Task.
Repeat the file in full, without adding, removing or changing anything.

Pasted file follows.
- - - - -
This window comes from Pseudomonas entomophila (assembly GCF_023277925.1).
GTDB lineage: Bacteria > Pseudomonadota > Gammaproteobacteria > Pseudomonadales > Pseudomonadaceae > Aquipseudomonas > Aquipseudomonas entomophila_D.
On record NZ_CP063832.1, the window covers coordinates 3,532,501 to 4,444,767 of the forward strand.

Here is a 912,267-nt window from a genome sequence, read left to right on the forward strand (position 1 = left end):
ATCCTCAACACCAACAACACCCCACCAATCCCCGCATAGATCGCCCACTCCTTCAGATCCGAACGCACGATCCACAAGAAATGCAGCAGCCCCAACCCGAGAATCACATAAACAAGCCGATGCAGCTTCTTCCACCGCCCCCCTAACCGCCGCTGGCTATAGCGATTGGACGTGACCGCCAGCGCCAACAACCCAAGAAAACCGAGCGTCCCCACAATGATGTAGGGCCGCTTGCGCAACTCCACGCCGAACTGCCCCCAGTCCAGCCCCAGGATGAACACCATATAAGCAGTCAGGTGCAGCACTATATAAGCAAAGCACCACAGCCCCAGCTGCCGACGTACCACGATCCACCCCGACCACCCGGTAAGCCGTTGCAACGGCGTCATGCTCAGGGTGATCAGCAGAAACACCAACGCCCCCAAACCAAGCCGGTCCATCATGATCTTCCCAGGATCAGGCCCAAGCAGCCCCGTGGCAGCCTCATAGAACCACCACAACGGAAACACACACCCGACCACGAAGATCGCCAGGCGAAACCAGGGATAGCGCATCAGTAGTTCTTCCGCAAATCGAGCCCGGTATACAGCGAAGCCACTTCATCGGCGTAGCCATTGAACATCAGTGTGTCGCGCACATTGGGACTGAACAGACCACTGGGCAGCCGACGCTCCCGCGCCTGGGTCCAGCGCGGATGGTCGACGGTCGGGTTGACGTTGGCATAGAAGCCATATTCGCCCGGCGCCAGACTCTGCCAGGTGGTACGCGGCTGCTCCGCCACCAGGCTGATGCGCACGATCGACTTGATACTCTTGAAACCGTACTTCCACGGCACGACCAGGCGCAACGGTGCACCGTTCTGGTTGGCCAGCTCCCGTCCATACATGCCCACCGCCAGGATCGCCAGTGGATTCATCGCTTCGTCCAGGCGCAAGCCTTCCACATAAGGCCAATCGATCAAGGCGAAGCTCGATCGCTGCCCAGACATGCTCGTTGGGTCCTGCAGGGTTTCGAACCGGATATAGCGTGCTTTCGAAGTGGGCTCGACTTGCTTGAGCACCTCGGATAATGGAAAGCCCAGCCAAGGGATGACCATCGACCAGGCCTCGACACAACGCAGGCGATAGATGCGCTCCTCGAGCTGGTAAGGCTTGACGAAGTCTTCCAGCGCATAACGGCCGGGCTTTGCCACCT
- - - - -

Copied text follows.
This window comes from Pseudomonas entomophila (assembly GCF_023277925.1).
GTDB lineage: Bacteria > Pseudomonadota > Gammaproteobacteria > Pseudomonadales > Pseudomonadaceae > Aquipseudomonas > Aquipseudomonas entomophila_D.
On record NZ_CP063832.1, the window covers coordinates 3,532,501 to 4,444,767 of the forward strand.

Here is a 912,267-nt window from a genome sequence, read left to right on the forward strand (position 1 = left end):
ATCCTCAACACCAACAACACCCCACCAATCCCCGCATAGATCGCCCACTCCTTCAGATCCGAACGCACGATCCACAAGAAATGCAGCAGCCCCAACCCGAGAATCACATAAACAAGCCGATGCAGCTTCTTCCACCGCCCCCCTAACCGCCGCTGGCTATAGCGATTGGACGTGACCGCCAGCGCCAACAACCCAAGAAAACCGAGCGTCCCCACAATGATGTAGGGCCGCTTGCGCAACTCCACGCCGAACTGCCCCCAGTCCAGCCCCAGGATGAACACCATATAAGCAGTCAGGTGCAGCACTATATAAGCAAAGCACCACAGCCCCAGCTGCCGACGTACCACGATCCACCCCGACCACCCGGTAAGCCGTTGCAACGGCGTCATGCTCAGGGTGATCAGCAGAAACACCAACGCCCCCAAACCAAGCCGGTCCATCATGATCTTCCCAGGATCAGGCCCAAGCAGCCCCGTGGCAGCCTCATAGAACCACCACAACGGAAACACACACCCGACCACGAAGATCGCCAGGCGAAACCAGGGATAGCGCATCAGTAGTTCTTCCGCAAATCGAGCCCGGTATACAGCGAAGCCACTTCATCGGCGTAGCCATTGAACATCAGTGTGTCGCGCACATTGGGACTGAACAGACCACTGGGCAGCCGACGCTCCCGCGCCTGGGTCCAGCGCGGATGGTCGACGGTCGGGTTGACGTTGGCATAGAAGCCATATTCGCCCGGCGCCAGACTCTGCCAGGTGGTACGCGGCTGCTCCGCCACCAGGCTGATGCGCACGATCGACTTGATACTCTTGAAACCGTACTTCCACGGCACGACCAGGCGCAACGGTGCACCGTTCTGGTTGGCCAGCTCCCGTCCATACATGCCCACCGCCAGGATCGCCAGTGGATTCATCGCTTCGTCCAGGCGCAAGCCTTCCACATAAGGCCAATCGATCAAGGCGAAGCTCGATCGCTGCCCAGACATGCTCGTTGGGTCCTGCAGGGTTTCGAACCGGATATAGCGTGCTTTCGAAGTGGGCTCGACTTGCTTGAGCACCTCGGATAATGGAAAGCCCAGCCAAGGGATGACCATCGACCAGGCCTCGACACAACGCAGGCGATAGATGCGCTCCTCGAGCTGGTAAGGCTTGACGAAGTCTTCCAGCGCATAACGGCCGGGCTTTGCCACCT